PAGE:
The Kennel Club Charitable Trust has been spearheading a dramatic UK fundraising drive at Crufts to send much needed supplies to animals and their owners who are facing starvation and death in animal shelters and to those who have been forced to flee their homes in Ukraine.
The money raised from the Ukraine appeal will be sent the international dog organisation, the
Fédération Cynologique Internationale (FCI) – which is in a position to help those in need in Ukraine and neighbouring countries through its network of Kennel Clubs on the ground. The FCI fund, Solidarity for Ukraine, will help to provide vital medicines, food and transport for the tends of thousands of animals in Ukraine, or those who have escaped with their families to neighbouring countries.
The Kennel Club and The Kennel Club Charitable Trust created a starting fund of £50,000 and donations from Breed Clubs, visitors and those showing their dogs. Just two days into Crufts swelled the fund by a further £25,000, with donations continuing to flood in.
Mark Beazley, chief executive of The Kennel Club which runs Crufts, said: “The Kennel Club has been shocked and horrified by events in Ukraine, so we set up this fundraising appeal to try to get funds where they are needed, as soon as possible. Crufts has been a fantastic chance to reach dog lovers up and down the country with everybody, from those competing and on stands around the show, to visitors and those watching Crufts on the TV at home, really opening their hearts to show solidarity for those people and their animals in Ukraine, who are in desperate need.”
The money will help people such as Yuliya Strizhkina, who has been volunteering in the underground shelters 20 kilometres outside the capital city of Kiev. The 39-year-old had to flee her Kiev family home with her father a few days ago after it was reduced to rubble, but she is refusing to leave her homeland until all the animals there are safe.
She also told of one Doberman owner who had sat in his cellar with a gun loaded with two bullets – telling her one was for him and the other for his dog. Thankfully a passing home army convoy rescued the pair, but according to Yuliya it is just one of many traumatic events in the Ukraine.
She said: “I was woken up by a phone call from my father at five o’clock in the morning. He said, ‘Yuliya. your house has been bombed. We have to leave.’ I got our dogs out and found myself walking down the street in tears.”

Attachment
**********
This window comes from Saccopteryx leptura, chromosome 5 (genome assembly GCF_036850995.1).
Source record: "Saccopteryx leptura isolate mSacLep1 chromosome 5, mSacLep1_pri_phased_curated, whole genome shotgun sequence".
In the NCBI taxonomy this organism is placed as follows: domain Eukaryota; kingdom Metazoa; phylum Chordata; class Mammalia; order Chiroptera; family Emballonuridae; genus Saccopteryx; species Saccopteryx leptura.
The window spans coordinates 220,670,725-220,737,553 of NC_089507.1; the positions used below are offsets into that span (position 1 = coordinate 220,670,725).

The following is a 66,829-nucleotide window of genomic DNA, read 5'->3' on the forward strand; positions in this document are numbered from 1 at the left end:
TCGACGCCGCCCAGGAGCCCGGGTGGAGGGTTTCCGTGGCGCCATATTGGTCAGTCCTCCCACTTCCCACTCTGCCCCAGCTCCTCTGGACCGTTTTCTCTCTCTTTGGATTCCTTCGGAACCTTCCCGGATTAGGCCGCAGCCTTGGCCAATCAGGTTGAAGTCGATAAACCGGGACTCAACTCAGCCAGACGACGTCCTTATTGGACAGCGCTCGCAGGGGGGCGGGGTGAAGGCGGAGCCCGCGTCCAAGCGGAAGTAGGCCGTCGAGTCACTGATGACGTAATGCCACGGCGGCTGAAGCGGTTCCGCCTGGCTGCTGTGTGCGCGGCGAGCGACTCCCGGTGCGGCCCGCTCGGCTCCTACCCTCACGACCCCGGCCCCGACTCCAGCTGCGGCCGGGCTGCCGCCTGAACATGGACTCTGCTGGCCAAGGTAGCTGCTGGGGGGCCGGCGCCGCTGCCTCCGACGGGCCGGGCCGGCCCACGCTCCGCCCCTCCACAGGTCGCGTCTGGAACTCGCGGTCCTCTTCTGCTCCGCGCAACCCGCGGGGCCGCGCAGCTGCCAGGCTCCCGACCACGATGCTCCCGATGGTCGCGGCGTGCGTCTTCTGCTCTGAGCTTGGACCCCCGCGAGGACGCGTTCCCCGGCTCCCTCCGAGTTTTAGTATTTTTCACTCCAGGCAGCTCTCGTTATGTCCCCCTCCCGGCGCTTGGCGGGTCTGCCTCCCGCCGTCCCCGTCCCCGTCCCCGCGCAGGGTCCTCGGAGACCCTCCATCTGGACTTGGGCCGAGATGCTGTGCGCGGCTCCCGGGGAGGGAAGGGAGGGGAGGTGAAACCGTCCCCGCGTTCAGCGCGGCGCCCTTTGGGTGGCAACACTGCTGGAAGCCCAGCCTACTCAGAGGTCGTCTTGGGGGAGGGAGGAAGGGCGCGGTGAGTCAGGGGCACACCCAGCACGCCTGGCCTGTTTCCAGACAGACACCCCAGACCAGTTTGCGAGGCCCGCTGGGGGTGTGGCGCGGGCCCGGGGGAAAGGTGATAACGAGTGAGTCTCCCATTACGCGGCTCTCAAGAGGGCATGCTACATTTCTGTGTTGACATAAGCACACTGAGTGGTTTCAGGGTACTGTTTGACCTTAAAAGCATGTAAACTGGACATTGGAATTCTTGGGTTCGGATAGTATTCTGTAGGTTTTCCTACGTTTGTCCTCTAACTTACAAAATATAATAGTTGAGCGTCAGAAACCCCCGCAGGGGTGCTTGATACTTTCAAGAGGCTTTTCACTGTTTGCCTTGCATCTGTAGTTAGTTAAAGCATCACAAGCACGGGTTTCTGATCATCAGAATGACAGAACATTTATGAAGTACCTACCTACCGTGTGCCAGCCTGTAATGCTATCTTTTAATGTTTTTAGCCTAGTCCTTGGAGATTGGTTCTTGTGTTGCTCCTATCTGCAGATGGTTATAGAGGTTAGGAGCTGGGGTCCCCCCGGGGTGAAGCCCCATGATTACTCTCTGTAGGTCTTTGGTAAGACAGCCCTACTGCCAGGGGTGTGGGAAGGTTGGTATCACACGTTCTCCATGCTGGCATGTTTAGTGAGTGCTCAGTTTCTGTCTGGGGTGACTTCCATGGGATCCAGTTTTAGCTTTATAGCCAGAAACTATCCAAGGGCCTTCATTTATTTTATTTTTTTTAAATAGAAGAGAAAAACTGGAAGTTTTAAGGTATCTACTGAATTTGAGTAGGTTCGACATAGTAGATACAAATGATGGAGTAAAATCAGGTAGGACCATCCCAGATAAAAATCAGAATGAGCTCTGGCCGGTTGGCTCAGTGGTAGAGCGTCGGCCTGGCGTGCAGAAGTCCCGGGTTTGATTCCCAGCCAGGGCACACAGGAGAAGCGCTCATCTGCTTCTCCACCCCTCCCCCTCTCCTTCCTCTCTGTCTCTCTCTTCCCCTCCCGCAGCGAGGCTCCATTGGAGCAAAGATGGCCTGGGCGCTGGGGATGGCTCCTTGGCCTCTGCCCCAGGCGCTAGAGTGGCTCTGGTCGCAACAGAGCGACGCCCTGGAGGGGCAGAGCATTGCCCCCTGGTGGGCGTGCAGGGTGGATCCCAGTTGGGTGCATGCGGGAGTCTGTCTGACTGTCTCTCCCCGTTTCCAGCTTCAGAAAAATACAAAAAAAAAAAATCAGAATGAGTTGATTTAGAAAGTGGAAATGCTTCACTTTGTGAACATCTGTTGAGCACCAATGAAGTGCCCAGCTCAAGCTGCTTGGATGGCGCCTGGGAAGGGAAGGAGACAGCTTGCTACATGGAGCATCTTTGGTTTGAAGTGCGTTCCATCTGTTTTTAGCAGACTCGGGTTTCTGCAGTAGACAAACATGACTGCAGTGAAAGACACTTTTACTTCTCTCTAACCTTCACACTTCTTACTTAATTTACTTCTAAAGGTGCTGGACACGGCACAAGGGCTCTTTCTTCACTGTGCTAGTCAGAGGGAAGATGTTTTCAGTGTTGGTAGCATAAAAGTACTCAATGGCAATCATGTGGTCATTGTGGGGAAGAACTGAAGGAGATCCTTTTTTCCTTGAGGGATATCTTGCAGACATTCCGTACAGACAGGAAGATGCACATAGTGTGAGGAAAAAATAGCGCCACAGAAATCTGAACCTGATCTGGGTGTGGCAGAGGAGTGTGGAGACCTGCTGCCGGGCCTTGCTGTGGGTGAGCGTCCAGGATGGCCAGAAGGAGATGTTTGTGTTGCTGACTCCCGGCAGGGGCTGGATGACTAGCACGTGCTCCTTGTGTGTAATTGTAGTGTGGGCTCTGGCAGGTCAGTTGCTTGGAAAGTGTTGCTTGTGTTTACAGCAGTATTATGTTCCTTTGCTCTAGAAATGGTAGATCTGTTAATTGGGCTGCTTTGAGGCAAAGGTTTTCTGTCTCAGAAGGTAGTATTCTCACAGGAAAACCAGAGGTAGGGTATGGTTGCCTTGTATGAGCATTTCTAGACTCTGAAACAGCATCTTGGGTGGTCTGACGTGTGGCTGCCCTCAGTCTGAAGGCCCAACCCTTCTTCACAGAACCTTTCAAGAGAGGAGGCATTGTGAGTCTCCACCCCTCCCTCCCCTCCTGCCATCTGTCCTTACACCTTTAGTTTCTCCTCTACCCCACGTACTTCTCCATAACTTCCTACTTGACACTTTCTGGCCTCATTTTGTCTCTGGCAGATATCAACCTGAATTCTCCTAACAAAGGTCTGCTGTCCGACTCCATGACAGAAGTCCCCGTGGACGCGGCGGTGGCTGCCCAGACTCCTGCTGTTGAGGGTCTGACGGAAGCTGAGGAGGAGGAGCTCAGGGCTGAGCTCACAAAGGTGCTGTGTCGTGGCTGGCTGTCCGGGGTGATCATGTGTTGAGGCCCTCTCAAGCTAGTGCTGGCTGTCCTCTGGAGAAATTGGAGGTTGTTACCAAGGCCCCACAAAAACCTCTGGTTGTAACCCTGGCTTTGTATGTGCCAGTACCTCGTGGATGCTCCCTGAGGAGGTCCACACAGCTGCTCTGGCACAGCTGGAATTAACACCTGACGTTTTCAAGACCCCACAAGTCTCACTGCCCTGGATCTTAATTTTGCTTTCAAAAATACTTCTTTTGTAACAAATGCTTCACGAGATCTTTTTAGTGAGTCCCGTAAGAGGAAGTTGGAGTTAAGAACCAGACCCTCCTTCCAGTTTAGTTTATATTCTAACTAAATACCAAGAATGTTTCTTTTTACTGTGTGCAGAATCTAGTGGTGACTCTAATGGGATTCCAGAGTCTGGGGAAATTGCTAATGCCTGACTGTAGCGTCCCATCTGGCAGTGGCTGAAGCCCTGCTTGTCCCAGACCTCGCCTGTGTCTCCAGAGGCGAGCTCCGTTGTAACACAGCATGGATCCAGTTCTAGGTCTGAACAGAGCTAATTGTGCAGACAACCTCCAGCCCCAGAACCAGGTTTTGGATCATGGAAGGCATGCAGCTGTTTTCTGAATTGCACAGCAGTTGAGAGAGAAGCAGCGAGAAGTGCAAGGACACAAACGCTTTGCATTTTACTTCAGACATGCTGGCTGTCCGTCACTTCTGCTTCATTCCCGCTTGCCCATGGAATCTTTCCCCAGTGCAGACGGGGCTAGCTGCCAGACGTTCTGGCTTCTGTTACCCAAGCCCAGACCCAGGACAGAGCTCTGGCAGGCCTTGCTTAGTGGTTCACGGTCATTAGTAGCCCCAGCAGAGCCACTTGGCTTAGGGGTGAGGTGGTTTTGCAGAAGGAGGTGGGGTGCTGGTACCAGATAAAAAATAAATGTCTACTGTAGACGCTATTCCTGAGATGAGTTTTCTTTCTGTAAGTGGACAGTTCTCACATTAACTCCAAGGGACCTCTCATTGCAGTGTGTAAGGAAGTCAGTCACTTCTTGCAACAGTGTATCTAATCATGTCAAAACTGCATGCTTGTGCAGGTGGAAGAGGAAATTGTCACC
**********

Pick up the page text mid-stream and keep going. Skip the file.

Once they were moved to safety she set about working with around 40 other Ukrainians helping stricken animals – many of whom are in shelters which have run out of medicine and fearful that, with temperatures in the Ukraine predicted to drop in the coming days, the situation will become even more untenable.
“There are lots of animal shelters which have been set up,” she said. “Once shelter has 3,383 dogs, and another near Kiev has 1,000 animals and another 700 animals. There are lots of new shelters but what we desperately need are medicines and food. To the people of the UK and The Kennel Club, to the FCI, to everybody who is helping, we are so thankful. Your support makes us stronger.”
Competitors and those dog breeders meeting the public on the stands, at Crufts, have been playing their part. Michael Levy, of the Cavalier King Charles Spaniel Club who is at Crufts, donated £15,250 to the fund – raised through a collaborative effort with partners, a direct club donation and through fundraising activity. He said: “We cannot even imagine the heart-breaking situation that people and their animals are going through [in Ukraine]. We just want to do whatever we can to help those in need.”
Among the other efforts by dog lovers at Crufts are those by Jackie Mavro-Michaelis, secretary for the French Bulldog Club who raised £100 on her Discover Dogs booth for French Bulldogs, by making and selling yellow and blue neckerchiefs for dogs and ribbon badges for their owners.
Tamás Jakkal, president of the FCI, who has set up the FCI fund, said: “We belong together, across borders, wherever you are, we are all in the tragedy together. People can apply to Kennel Clubs in their country for money, and we can then distribute the funds which will help feed and and medicines to dogs still in Ukraine, as well as those fleeing the country.
Bill King, chairman of The Kennel Club Charitable Trust, said: “We have been truly moved by the outpouring of support shown for people and dogs in Ukraine – our starting fund has grown by £25,000, just two days into the show – and the money will help all those who are in dire need of our help and support.
“This has been a truly unprecedented collective effort and we urge people to continue with their generosity, so that we can help more dogs and their owners.”
Anyone else wishing to donate is being asked to donate via The Kennel Club’s Charitable Foundation website or, if they are visiting Crufts, to give generously via special KCCT tins which are spread throughout the venue.